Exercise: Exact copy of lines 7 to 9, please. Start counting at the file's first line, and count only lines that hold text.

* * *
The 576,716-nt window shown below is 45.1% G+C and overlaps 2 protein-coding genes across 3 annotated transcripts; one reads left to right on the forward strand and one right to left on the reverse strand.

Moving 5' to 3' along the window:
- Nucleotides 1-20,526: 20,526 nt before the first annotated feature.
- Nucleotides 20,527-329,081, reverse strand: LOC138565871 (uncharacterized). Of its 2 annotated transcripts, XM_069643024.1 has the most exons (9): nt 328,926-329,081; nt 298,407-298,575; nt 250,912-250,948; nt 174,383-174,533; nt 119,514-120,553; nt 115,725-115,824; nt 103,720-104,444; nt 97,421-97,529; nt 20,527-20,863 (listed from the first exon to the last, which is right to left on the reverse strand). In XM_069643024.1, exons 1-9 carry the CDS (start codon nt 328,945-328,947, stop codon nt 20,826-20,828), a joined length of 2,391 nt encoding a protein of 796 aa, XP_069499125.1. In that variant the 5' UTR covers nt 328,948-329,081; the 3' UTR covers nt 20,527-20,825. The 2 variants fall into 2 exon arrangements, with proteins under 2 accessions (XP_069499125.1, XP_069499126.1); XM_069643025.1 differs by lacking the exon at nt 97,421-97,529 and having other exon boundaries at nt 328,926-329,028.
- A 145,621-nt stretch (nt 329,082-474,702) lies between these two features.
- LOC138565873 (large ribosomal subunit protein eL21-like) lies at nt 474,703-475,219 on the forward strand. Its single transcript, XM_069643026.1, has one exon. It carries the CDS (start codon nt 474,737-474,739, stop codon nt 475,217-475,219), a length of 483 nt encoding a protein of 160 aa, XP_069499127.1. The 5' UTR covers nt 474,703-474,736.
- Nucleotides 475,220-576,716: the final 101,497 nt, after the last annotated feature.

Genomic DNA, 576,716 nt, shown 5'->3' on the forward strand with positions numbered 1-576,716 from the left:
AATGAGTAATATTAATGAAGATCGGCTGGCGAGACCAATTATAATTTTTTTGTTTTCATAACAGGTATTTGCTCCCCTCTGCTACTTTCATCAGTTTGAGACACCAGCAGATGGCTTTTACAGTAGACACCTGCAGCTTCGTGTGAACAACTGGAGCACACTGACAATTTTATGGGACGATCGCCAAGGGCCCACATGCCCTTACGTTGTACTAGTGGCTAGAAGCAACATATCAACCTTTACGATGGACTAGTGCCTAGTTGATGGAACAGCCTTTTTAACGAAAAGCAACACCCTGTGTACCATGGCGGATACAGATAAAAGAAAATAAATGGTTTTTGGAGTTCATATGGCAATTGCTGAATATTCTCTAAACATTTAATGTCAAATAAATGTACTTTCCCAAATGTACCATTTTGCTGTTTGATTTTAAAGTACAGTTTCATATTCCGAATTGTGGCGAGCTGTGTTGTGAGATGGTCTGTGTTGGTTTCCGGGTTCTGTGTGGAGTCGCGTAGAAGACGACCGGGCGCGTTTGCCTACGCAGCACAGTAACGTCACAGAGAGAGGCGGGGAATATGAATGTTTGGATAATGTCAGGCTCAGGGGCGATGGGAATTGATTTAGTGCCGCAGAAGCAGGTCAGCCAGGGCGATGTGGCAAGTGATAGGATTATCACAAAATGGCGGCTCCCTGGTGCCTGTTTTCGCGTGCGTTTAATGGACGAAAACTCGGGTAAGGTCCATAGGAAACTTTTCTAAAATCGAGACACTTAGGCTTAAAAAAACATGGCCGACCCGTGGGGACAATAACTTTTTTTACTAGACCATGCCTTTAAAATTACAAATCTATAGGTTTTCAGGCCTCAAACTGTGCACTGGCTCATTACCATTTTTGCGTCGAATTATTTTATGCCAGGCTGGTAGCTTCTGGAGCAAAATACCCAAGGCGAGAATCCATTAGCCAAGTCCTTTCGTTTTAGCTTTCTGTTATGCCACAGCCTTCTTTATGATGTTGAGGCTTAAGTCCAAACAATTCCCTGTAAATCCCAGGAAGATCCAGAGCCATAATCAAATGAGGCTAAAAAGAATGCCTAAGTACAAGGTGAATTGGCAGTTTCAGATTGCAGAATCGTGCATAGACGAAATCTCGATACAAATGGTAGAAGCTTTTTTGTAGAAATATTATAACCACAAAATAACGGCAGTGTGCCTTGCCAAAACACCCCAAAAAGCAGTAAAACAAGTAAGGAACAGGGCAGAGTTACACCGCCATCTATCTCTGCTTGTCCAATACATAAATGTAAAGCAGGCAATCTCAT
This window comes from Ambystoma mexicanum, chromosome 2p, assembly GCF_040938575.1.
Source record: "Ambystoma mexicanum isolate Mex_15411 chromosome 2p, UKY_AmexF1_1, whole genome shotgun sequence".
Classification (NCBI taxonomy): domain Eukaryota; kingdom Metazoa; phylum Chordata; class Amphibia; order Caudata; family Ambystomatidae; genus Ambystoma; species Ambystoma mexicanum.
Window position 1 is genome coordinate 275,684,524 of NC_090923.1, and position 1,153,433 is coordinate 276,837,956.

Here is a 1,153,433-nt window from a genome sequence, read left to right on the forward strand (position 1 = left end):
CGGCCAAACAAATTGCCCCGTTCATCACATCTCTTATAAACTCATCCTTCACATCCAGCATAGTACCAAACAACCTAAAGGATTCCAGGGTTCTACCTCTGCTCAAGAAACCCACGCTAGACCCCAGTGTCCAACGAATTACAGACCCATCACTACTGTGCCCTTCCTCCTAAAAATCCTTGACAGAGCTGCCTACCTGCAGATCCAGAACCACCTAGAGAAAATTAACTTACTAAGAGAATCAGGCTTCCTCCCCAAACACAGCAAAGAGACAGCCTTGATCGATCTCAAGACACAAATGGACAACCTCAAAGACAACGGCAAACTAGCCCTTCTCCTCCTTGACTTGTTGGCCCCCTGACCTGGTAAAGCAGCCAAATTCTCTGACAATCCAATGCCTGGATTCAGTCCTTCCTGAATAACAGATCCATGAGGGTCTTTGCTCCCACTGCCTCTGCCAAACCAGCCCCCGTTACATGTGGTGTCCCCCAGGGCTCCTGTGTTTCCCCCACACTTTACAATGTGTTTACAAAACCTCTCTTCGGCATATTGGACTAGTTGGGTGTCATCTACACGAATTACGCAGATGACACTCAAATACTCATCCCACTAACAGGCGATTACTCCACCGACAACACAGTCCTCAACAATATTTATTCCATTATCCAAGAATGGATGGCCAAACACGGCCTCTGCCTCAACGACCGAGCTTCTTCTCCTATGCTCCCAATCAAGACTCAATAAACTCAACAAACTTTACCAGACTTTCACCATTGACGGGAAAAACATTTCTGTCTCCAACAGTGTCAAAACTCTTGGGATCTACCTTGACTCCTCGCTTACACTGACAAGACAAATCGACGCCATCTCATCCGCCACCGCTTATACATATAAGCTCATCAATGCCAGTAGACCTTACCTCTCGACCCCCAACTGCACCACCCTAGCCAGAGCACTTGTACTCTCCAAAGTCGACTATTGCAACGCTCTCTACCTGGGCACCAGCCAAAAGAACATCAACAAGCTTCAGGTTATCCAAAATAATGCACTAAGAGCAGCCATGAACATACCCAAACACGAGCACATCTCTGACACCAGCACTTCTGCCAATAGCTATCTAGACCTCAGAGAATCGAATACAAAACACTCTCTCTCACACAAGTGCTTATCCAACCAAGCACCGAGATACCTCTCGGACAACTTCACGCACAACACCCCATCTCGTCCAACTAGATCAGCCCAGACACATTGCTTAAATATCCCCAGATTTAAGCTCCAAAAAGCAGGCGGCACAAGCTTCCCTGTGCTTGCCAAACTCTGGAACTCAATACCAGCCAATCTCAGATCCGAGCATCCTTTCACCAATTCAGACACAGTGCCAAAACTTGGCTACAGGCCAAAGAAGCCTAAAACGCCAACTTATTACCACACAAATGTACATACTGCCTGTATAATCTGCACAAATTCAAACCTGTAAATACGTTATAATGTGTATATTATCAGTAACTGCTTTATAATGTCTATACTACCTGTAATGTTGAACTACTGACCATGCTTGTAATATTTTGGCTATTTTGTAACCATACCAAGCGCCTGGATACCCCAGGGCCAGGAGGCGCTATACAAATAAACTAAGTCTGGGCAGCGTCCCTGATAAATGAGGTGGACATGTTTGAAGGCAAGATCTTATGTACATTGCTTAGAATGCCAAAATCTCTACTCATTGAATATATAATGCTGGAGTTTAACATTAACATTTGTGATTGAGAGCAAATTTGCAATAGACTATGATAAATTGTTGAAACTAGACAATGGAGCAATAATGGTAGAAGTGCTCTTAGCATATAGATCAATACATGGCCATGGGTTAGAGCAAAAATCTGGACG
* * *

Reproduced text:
- Nucleotides 475,220-576,716: the final 101,497 nt, after the last annotated feature.

Genomic DNA, 576,716 nt, shown 5'->3' on the forward strand with positions numbered 1-576,716 from the left:
AATGAGTAATATTAATGAAGATCGGCTGGCGAGACCAATTATAATTTTTTTGTTTTCATAACAGGTATTTGCTCCCCTCTGCTACTTTCATCAGTTTGAGACACCAGCAGATGGCTTTTACAGTAGACACCTGCAGCTTCGTGTGAACAACTGGAGCACACTGACAATTTTATGGGACGATCGCCAAGGGCCCACATGCCCTTACGTTGTACTAGTGGCTAGAAGCAACATATCAACCTTTACGATGGACTAGTGCCTAGTTGATGGAACAGCCTTTTTAACGAAAAGCAACACCCTGTGTACCATGGCGGATACAGATAAAAGAAAATAAATGGTTTTTGGAGTTCATATGGCAATTGCTGAATATTCTCTAAACATTTAATGTCAAATAAATGTACTTTCCCAAATGTACCATTTTGCTGTTTGATTTTAAAGTACAGTTTCATATTCCGAATTGTGGCGAGCTGTGTTGTGAGATGGTCTGTGTTGGTTTCCGGGTTCTGTGTGGAGTCGCGTAGAAGACGACCGGGCGCGTTTGCCTACGCAGCACAGTAACGTCACAGAGAGAGGCGGGGAATATGAATGTTTGGATAATGTCAGGCTCAGGGGCGATGGGAATTGATTTAGTGCCGCAGAAGCAGGTCAGCCAGGGCGATGTGGCAAGTGATAGGATTATCACAAAATGGCGGCTCCCTGGTGCCTGTTTTCGCGTGCGTTTAATGGACGAAAACTCGGGTAAGGTCCATAGGAAACTTTTCTAAAATCGAGACACTTAGGCTTAAAAAAACATGGCCGACCCGTGGGGACAATAACTTTTTTTACTAGACCATGCCTTTAAAATTACAAATCTATAGGTTTTCAGGCCTCAAACTGTGCACTGGCTCATTACCATTTTTGCGTCGAATTATTTTATGCCAGGCTGGTAGCTTCTGGAGCAAAATACCCAAGGCGAGAATCCATTAGCCAAGTCCTTTCGTTTTAGCTTTCTGTTATGCCACAGCCTTCTTTATGATGTTGAGGCTTAAGTCCAAACAATTCCCTGTAAATCCCAGGAAGATCCAGAGCCATAATCAAATGAGGCTAAAAAGAATGCCTAAGTACAAGGTGAATTGGCAGTTTCAGATTGCAGAATCGTGCATAGACGAAATCTCGATACAAATGGTAGAAGCTTTTTTGTAGAAATATTATAACCACAAAATAACGGCAGTGTGCCTTGCCAAAACACCCCAAAAAGCAGTAAAACAAGTAAGGAACAGGGCAGAGTTACACCGCCATCTATCTCTGCTTGTCCAATACATAAATGTAAAGCAGGCAATCTCAT